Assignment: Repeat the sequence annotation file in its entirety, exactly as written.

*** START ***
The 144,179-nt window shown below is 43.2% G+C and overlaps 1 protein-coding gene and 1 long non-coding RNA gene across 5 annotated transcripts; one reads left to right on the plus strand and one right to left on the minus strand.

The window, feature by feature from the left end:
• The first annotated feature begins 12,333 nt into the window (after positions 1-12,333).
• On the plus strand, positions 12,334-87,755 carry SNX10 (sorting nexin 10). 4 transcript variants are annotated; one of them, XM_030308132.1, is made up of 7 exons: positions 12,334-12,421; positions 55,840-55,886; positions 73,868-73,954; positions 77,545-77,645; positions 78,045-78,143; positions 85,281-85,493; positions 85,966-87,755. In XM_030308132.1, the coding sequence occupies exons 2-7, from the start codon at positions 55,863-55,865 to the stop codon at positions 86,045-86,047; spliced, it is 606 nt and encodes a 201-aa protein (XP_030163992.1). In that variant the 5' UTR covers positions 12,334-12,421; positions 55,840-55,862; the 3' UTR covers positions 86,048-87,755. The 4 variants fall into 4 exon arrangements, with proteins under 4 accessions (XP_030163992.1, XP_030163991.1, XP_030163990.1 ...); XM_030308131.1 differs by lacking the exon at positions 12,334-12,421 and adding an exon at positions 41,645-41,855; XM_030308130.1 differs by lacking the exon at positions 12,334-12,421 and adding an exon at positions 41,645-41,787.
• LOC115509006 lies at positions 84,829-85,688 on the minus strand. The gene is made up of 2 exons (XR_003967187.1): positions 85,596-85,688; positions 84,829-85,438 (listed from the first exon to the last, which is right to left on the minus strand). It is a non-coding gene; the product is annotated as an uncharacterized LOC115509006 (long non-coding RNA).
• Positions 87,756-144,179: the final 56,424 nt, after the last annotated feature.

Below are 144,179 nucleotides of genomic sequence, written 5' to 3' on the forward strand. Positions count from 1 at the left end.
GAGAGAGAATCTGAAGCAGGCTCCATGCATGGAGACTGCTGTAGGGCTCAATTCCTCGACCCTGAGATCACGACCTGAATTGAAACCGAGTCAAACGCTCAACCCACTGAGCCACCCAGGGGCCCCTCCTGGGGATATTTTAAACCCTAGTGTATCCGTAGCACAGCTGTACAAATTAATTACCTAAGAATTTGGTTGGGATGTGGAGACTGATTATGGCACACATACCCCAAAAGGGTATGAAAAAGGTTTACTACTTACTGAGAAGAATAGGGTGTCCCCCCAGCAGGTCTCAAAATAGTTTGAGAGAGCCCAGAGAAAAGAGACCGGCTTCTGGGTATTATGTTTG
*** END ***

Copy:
The 144,179-nt window shown below is 43.2% G+C and overlaps 1 protein-coding gene and 1 long non-coding RNA gene across 5 annotated transcripts; one reads left to right on the plus strand and one right to left on the minus strand.

The window, feature by feature from the left end:
• The first annotated feature begins 12,333 nt into the window (after positions 1-12,333).
• On the plus strand, positions 12,334-87,755 carry SNX10 (sorting nexin 10). 4 transcript variants are annotated; one of them, XM_030308132.1, is made up of 7 exons: positions 12,334-12,421; positions 55,840-55,886; positions 73,868-73,954; positions 77,545-77,645; positions 78,045-78,143; positions 85,281-85,493; positions 85,966-87,755. In XM_030308132.1, the coding sequence occupies exons 2-7, from the start codon at positions 55,863-55,865 to the stop codon at positions 86,045-86,047; spliced, it is 606 nt and encodes a 201-aa protein (XP_030163992.1). In that variant the 5' UTR covers positions 12,334-12,421; positions 55,840-55,862; the 3' UTR covers positions 86,048-87,755. The 4 variants fall into 4 exon arrangements, with proteins under 4 accessions (XP_030163992.1, XP_030163991.1, XP_030163990.1 ...); XM_030308131.1 differs by lacking the exon at positions 12,334-12,421 and adding an exon at positions 41,645-41,855; XM_030308130.1 differs by lacking the exon at positions 12,334-12,421 and adding an exon at positions 41,645-41,787.
• LOC115509006 lies at positions 84,829-85,688 on the minus strand. The gene is made up of 2 exons (XR_003967187.1): positions 85,596-85,688; positions 84,829-85,438 (listed from the first exon to the last, which is right to left on the minus strand). It is a non-coding gene; the product is annotated as an uncharacterized LOC115509006 (long non-coding RNA).
• Positions 87,756-144,179: the final 56,424 nt, after the last annotated feature.

Below are 144,179 nucleotides of genomic sequence, written 5' to 3' on the forward strand. Positions count from 1 at the left end.
GAGAGAGAATCTGAAGCAGGCTCCATGCATGGAGACTGCTGTAGGGCTCAATTCCTCGACCCTGAGATCACGACCTGAATTGAAACCGAGTCAAACGCTCAACCCACTGAGCCACCCAGGGGCCCCTCCTGGGGATATTTTAAACCCTAGTGTATCCGTAGCACAGCTGTACAAATTAATTACCTAAGAATTTGGTTGGGATGTGGAGACTGATTATGGCACACATACCCCAAAAGGGTATGAAAAAGGTTTACTACTTACTGAGAAGAATAGGGTGTCCCCCCAGCAGGTCTCAAAATAGTTTGAGAGAGCCCAGAGAAAAGAGACCGGCTTCTGGGTATTATGTTTG